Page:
Amazon's Delivery Scout
Written by Lucy Black   
Saturday, 26 January 2019

As we have said before, self-driving delivery vehicles are going to be as disruptive, if not more so, than self-driving cars and they might be here sooner. Amazon has, at long last, stopped pretending that drones are going to be the last mile delivery option and has built its own autonomous bot.


A lot of companies are trying out autonomous delivery vehicles, but when Amazon gets into the act there is a new air of "it might just happen". In this case, it is actually happening as the delivery cart called Scout is deliverying packages in  Snohomish County, Washington. At the moment it will only deliver in daylight hours and an Amazon employee will walk with the device to make sure it works. Eventually the device will be allowed out on its own.

Take a look at it in action:

You might notice that it looks a lot like the self-driving delivery vechical from Starship Technologies, but I suppose there are only a few forms that are reasonable for such a device. What is more important is not so much the physical form but the sensor package and the software that guides the device. No information is available on what makes it work, apart from the fact that it has six wheels.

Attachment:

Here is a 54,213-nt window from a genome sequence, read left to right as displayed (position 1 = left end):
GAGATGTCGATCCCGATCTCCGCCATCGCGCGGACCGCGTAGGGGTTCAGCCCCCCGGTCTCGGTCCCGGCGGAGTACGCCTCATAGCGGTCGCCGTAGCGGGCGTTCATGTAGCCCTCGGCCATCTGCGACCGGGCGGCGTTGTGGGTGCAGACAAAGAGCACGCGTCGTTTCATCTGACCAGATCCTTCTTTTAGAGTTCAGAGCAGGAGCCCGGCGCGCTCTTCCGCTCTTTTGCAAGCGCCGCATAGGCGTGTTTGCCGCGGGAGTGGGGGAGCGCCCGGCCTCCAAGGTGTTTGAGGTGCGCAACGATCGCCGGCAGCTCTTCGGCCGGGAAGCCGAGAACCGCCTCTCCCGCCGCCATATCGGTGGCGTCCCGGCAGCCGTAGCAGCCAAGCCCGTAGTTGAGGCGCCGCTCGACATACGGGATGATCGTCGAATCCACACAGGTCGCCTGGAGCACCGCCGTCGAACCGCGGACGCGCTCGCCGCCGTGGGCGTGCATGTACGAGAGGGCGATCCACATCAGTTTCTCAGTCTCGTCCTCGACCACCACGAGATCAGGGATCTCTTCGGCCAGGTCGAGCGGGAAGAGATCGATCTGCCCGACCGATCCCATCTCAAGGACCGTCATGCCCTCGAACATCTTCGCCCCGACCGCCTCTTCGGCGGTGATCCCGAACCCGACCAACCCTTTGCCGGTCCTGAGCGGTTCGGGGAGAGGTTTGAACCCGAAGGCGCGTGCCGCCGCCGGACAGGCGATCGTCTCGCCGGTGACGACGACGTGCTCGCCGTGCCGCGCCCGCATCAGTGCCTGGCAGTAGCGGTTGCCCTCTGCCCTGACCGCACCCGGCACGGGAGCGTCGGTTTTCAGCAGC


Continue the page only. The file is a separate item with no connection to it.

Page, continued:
Could it work?

There are a number of big questions that occur. The first is that it is too slow to deliver many packages in a day. It looks as if one package is all it can manage and you are going to need a lot of Scouts to deliver a reasonable number of packages per day. You could imagine a much faster-moving Scout, but would humans be happy sharing the sidewalk with one?

Then there is the question of where is starts from? A local depot? A drop-off vehicle acting as a mother ship?

Perhaps the biggest issue of all is theft and vandalism. Scouts are going to be very vulnerable to attacks from people. Amazon may have a problem with porch pirates stealing unattended packages, but I can see ingenious thieves getting organized with a Scout-sweep-up van. And do we really think Scouts aren't going to be an attractive target for vandals and street artists. Finally what about potholes and poorly maintained sidewalks?

Is it that the Scout can only be used in upmarket, well-off districts? Perhaps we need drones have to deal with the battle zones after all.

This is still a technology with big potential and big problems, that in the main, have nothing to do with AI.


More Information

Meet Scout

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Last Updated ( Saturday, 26 January 2019 )